An old adage says, ”People may not remember what you said, but they’ll remember how you made them feel.” For technical folks, it’s a good reminder that feelings are just as important as data. Nowhere is this truer than in dealing with location.
Artikelförfattaren JOSHUA ALLEN jämför ”dataorienterade” händelser, som sport:
If you don’t even know that the Canadians were heavily favored to win, or that the Canadians outshot the U.S. 45-23, or any of the other remarkable statistics about the hockey matchup, the U.S. victory leading up to the semifinals and subsequent defeat in the finals will not seem nearly as significant to you.
med ”känsloorineterade” händelser, som att vara på en plats:
The ”landmarks” that the hippocampus stores are not the sort of landmarks that you might use when giving directions (”turn right at the second stop sign”). Instead, the hippocampus stores rough spatial maps of the terrain along the route that got you to that location.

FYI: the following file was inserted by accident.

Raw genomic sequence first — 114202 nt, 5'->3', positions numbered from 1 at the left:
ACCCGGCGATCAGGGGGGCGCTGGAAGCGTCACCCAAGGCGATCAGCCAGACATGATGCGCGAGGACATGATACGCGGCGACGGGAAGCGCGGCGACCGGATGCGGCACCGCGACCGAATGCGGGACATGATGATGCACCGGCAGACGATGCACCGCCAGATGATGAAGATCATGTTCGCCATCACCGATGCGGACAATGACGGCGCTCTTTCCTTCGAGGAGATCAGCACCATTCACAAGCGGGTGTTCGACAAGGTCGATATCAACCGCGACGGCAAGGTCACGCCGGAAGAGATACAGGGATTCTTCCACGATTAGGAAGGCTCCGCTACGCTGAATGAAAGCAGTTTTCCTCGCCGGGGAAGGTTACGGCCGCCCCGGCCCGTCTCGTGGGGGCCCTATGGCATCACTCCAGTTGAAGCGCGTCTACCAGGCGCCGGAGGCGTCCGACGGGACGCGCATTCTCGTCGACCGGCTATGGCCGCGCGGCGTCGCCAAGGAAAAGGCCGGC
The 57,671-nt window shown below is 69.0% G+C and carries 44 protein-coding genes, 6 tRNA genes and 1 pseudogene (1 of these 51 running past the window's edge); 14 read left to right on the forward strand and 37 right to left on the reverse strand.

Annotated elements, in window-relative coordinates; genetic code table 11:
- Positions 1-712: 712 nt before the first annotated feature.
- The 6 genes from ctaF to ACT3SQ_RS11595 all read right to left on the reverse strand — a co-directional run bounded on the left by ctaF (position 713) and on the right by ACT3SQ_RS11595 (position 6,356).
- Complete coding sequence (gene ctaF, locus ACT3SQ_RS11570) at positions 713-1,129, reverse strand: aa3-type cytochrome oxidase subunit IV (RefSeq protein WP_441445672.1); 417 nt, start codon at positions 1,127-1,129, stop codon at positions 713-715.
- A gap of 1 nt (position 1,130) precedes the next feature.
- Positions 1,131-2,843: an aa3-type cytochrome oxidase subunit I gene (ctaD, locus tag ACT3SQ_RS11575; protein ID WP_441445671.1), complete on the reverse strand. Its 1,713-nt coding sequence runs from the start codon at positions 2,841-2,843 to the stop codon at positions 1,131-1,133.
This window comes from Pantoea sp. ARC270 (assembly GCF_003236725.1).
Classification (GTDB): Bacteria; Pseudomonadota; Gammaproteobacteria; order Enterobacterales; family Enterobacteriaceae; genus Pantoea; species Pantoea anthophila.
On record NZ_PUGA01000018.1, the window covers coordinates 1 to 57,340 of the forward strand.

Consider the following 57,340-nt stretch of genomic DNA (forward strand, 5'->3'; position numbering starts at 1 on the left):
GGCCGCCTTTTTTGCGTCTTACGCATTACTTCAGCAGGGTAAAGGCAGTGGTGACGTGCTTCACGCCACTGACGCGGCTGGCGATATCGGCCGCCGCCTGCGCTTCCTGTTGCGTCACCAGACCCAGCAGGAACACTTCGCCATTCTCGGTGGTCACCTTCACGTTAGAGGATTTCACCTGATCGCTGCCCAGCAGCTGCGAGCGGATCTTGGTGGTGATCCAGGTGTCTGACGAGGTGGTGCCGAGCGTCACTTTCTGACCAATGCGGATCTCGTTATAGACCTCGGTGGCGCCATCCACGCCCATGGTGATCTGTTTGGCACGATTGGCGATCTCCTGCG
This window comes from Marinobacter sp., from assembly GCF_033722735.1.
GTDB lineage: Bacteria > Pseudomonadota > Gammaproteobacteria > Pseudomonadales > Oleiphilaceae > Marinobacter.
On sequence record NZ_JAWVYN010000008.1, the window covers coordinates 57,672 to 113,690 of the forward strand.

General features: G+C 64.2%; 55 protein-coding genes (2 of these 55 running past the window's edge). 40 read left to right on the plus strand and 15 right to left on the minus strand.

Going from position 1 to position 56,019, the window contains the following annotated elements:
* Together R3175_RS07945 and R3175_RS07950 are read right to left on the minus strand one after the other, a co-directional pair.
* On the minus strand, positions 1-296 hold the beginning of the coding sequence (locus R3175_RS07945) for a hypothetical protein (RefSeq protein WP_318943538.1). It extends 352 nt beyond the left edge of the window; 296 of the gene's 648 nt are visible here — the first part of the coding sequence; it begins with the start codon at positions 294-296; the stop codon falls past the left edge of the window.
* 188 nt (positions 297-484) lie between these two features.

Every time I see someone navigating around town with his eyes fixed on a GPS-enabled phone, it makes me sad. Instead of taking in the sights and smells and allowing his amygdala to imprint his hippocampus with the shape of the city, he has become a mindless drone, taking instructions from an algorithm. We don’t even expect our cruise missiles to navigate this way—why are we asking humans to do it?
We know that good video games can strongly activate 3D spatial encoding in the hippocampus, and good navigation systems should strive to do the same.
Läs mer om hur Joshua Allen tycker att lokaliseringstjänster, tex Foursquare, ska utvecklas på Mix Online.